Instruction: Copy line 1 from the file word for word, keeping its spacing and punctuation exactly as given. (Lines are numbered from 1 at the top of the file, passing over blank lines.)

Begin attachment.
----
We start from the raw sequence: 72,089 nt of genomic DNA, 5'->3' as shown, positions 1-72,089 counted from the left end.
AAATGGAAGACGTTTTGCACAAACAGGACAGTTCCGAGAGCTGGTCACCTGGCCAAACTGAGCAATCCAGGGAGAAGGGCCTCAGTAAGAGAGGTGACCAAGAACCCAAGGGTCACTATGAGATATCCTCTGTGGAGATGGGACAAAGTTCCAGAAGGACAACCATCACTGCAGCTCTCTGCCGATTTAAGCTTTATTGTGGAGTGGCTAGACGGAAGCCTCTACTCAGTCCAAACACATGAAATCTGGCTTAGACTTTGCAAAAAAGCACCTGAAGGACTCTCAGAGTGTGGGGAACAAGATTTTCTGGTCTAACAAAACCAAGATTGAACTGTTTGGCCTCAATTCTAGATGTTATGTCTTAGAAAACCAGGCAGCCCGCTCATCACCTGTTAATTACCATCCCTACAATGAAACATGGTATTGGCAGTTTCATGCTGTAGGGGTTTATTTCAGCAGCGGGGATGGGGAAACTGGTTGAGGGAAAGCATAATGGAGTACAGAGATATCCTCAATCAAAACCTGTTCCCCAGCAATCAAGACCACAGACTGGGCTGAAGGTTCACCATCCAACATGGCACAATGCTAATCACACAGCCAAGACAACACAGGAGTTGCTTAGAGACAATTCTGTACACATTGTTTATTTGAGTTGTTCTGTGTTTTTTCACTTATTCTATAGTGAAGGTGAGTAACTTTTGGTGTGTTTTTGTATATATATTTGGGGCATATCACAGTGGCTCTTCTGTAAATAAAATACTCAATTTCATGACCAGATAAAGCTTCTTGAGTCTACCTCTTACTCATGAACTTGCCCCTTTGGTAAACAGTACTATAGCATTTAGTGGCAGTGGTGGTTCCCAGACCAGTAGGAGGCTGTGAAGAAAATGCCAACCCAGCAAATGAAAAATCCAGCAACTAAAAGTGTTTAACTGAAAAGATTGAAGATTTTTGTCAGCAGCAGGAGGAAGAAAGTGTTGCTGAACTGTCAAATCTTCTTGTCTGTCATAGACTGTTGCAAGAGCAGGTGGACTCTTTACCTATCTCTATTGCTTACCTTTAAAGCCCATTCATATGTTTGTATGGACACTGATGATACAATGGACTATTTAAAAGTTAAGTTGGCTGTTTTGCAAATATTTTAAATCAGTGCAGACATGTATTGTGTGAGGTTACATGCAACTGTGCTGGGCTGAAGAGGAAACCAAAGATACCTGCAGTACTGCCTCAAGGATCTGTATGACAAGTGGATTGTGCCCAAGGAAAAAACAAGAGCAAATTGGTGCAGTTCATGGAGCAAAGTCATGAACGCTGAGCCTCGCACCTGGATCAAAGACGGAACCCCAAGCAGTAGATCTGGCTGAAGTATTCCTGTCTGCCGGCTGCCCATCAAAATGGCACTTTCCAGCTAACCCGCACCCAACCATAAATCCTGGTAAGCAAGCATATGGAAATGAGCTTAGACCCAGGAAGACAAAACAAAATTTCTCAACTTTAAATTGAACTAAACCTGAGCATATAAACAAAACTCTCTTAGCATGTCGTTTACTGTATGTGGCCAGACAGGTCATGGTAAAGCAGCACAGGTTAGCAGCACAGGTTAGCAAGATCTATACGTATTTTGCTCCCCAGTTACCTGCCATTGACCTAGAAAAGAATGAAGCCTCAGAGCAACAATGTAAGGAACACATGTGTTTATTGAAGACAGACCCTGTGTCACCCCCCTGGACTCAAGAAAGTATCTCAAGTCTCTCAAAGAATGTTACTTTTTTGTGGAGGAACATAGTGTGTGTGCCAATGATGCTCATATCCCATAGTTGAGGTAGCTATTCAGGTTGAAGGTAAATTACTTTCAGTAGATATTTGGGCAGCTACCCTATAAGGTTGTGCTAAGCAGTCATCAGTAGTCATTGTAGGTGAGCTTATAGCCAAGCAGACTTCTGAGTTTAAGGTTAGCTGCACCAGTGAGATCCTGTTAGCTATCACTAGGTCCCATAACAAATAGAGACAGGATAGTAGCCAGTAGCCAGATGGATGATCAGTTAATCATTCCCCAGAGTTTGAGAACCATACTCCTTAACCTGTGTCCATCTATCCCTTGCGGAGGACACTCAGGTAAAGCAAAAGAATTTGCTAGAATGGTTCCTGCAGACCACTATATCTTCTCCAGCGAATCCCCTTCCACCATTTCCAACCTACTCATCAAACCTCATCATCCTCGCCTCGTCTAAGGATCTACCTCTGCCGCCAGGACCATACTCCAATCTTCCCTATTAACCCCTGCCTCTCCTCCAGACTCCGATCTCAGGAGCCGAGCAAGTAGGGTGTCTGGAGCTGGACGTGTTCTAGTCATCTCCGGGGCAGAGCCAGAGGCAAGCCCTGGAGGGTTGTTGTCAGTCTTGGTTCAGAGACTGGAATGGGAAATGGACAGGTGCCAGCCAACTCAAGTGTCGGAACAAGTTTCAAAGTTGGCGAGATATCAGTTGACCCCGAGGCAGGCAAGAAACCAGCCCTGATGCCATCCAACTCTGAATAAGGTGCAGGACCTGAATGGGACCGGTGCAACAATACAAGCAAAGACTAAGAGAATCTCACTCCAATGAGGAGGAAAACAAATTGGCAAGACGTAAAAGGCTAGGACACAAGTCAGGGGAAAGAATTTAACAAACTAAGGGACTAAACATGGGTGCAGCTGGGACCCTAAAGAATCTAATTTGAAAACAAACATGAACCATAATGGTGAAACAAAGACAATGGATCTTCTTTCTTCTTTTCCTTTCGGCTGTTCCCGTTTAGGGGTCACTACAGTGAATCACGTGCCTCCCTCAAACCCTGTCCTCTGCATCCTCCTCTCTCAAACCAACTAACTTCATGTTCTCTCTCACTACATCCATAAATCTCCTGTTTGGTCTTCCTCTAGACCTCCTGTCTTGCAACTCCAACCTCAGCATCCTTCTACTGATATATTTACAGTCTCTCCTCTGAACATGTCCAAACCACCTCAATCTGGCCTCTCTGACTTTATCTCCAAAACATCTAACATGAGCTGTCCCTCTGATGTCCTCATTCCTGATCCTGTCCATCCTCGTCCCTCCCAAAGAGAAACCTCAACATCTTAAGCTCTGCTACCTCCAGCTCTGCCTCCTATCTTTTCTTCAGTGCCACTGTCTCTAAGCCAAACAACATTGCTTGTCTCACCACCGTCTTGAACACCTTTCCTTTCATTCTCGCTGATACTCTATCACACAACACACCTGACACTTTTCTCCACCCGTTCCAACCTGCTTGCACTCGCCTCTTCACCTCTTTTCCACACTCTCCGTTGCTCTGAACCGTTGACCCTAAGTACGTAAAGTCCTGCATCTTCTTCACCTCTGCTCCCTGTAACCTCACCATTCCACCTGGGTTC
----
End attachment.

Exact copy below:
We start from the raw sequence: 72,089 nt of genomic DNA, 5'->3' as shown, positions 1-72,089 counted from the left end.